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Here’s a simple way to increase dopamine every day, according to a longevity expert

Here’s a simple way to increase dopamine every day, according to a longevity expert

Turns out there is a recipe for happiness.

According to a longevity expert, there's an incredibly simple way to increase dopamine every day. And that's a good thing — because our mental health is something we work on from the moment we wake up, whether we're conscious of it or not. Optimism to some extent, too.

But first: what is dopamine, exactly? It's a hormone and neurotransmitter in your brain that acts as your “reward centre,” giving you feelings of pleasure, motivation, and more things associated with your mental wellbeing. And you can generate more of it yourself — something Dr. Olivier Courtin-Clarins, director of the Clarins group and an expert on healthy ageing, breaks down in his book Guess My Age If You Can.

With the help of several specialists in longevity, Dr. Courtin-Clarins shares things we can do (that aren't genetically predetermined) in order to age well, less quickly, and with a better quality of life. In his analysis, several lines are dedicated to how positive emotions create a “virtuous circle” that stimulates the body's ability to repair itself, relax, and generate wellbeing hormones like dopamine, serotonin, endorphins, and oxytocin. (More on those in a minute.)

One of Courtin-Clarins's easiest recommendations for cultivating that optimism? “Being optimistic is something you have to work at every day,” he says. And to do that, “give yourself something good three times a day.”

These can be simple things that nonetheless tremendously help with our wellbeing: cooking, journaling, giving a loved one a hug for 30 seconds, a bath, enjoying a coffee without doing anything else (in solitude or practicing fika, the Swedish custom of stopping for coffee in the company of friends or family).

Or maybe it's dancing “for three minutes to your favourite song,” a Courtin-Clarins recommendation based on the philosophy of Florence Servan-Schreiber and her book 3 Buzzes a Day: How to Activate Your Optimism to Be Happier. He sums her method up as this: “Write down, think about, and remember three [good] things that happened during the day. This brightens your thoughts and encourages you to see the glass as half full. It changes the way you see things from day to day and stimulates the secretion of feel-good molecules.”

How to cultivate optimism (and boost dopamine and other feel-good hormones)

So there you have it: A simple way to generate dopamine is to remind yourself of something good three times a day; then, before you go to bed, write, think about, and remember what those three things were.

Easy, but something you must consistently work at. This important detail in the book comes from one of the interviews Cortin-Clarins has with Catherine Testa, founder of L'Optimisme.com. “All studies agree that between 30% and 50% of personality traits are biologically determined,” says Testa. “This means that 50% to 70% of these traits can be acquired and worked on throughout our lives.”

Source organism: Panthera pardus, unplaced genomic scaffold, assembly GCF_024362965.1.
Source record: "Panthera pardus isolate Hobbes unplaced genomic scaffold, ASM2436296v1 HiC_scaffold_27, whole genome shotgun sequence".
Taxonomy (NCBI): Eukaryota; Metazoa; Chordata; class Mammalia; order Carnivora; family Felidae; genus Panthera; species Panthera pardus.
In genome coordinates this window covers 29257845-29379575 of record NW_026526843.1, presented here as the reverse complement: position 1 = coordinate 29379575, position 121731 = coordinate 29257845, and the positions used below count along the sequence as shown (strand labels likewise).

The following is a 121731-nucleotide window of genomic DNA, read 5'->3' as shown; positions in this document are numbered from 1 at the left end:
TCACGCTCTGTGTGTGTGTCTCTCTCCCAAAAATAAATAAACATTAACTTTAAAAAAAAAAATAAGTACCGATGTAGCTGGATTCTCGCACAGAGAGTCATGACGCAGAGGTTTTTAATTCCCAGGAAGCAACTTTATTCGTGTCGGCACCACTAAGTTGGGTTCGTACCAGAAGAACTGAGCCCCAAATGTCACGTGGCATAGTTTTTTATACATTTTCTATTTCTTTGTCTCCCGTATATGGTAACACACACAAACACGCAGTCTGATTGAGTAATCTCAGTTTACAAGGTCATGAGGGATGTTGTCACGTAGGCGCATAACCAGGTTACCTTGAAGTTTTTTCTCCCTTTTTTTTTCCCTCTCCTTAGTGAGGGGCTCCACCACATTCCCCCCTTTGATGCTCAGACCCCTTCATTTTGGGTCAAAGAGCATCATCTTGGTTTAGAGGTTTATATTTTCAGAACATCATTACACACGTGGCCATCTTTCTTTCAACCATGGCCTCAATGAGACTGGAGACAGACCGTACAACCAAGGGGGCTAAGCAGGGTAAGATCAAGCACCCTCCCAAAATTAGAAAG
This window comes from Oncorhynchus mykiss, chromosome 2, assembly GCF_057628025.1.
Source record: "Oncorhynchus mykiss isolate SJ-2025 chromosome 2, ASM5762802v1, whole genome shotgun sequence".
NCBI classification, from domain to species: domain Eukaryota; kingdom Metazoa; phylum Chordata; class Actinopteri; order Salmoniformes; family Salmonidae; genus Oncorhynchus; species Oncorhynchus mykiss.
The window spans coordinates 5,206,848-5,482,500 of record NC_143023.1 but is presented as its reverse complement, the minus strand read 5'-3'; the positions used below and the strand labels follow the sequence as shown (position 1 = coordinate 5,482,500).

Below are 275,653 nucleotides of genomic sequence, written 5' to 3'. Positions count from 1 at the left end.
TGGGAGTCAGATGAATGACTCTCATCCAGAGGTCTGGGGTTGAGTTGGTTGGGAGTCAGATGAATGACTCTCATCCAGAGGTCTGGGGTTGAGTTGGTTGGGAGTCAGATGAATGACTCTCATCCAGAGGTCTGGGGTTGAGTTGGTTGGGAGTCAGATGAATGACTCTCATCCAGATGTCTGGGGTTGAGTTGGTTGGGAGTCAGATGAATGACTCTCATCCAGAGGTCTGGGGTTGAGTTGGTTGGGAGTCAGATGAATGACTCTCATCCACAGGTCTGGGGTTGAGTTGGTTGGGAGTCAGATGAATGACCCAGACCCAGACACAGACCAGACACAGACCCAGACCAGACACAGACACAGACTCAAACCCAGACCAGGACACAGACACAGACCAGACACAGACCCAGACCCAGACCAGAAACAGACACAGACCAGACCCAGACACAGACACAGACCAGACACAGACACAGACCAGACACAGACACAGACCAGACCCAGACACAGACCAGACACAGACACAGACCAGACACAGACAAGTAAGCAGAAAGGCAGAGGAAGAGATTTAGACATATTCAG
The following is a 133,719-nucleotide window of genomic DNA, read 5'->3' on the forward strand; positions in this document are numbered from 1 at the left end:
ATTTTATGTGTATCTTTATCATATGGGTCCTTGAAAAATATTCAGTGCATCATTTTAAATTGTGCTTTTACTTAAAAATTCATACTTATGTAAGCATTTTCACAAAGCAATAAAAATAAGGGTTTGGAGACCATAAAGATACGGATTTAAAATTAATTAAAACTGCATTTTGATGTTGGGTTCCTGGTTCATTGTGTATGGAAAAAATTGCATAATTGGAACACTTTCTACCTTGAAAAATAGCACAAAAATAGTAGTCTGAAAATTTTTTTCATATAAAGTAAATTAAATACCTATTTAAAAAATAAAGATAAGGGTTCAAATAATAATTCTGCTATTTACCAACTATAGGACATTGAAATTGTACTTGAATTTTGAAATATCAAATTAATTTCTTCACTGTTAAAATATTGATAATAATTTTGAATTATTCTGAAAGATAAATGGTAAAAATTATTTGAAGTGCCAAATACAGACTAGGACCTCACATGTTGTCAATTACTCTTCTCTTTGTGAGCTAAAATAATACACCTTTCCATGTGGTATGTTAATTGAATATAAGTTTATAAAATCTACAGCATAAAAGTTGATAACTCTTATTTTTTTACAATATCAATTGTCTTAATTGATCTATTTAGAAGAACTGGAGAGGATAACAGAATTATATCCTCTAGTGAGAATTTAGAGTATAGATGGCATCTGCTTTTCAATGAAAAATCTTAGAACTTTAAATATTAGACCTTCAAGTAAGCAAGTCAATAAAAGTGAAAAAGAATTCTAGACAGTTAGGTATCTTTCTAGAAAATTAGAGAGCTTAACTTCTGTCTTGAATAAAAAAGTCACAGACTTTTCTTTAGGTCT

So while our environment and the people around us have an influence, Testa argues that we can also take measures to be more optimistic. And in doing so, our gestures and habits can stimulate hormones like oxytocin (related to feelings of security and confidence in social relationships), serotonin (linked to emotions and mood), endorphins (which causes feelings of euphoria and prevents stress and pain), and dopamine. The latter “is responsible for feelings of motivation and reward. It promotes a feeling of pleasure,” Courtin-Clarins explains. We often call them the feel-good hormones, though experts say they're really neurotransmitters associated with mood regulation, a sense of well-being, and reduced anxiety. In the specific case of dopamine, it's a neurotransmitter that provokes a quick sensation of pleasure that's energising and stimulating.

And yes, it is possible to generate them on our own. “When someone asks me if there is a recipe for happiness, I usually say that to be happy you have to be optimistic and draw on your own resources,” says Courtin-Clarins.

A cheat code for increasing dopamine

When looking for those three highs a day that activate our wellbeing, there's one that never fails: laughter. It's been proved that both natural and voluntary laughter generates dopamine.

This is how psychologist Lourdes Ramón, from Clínica Palasiet, explains it to us: “The insula, which is one of the parts of the brain most involved in identity, is activated when we see someone smile or when we smile ourselves. We see the power that a smile has on us, because the brain dedicates a large number of neurons to the face. When we smile, there is an increase in endorphins, neuropeptides, dopamine, and serotonin. These hormones when acting together are able to decrease stress, lower heart rate, increase productivity, and reduce anxiety.”

This feature originally appeared on Vogue Spain.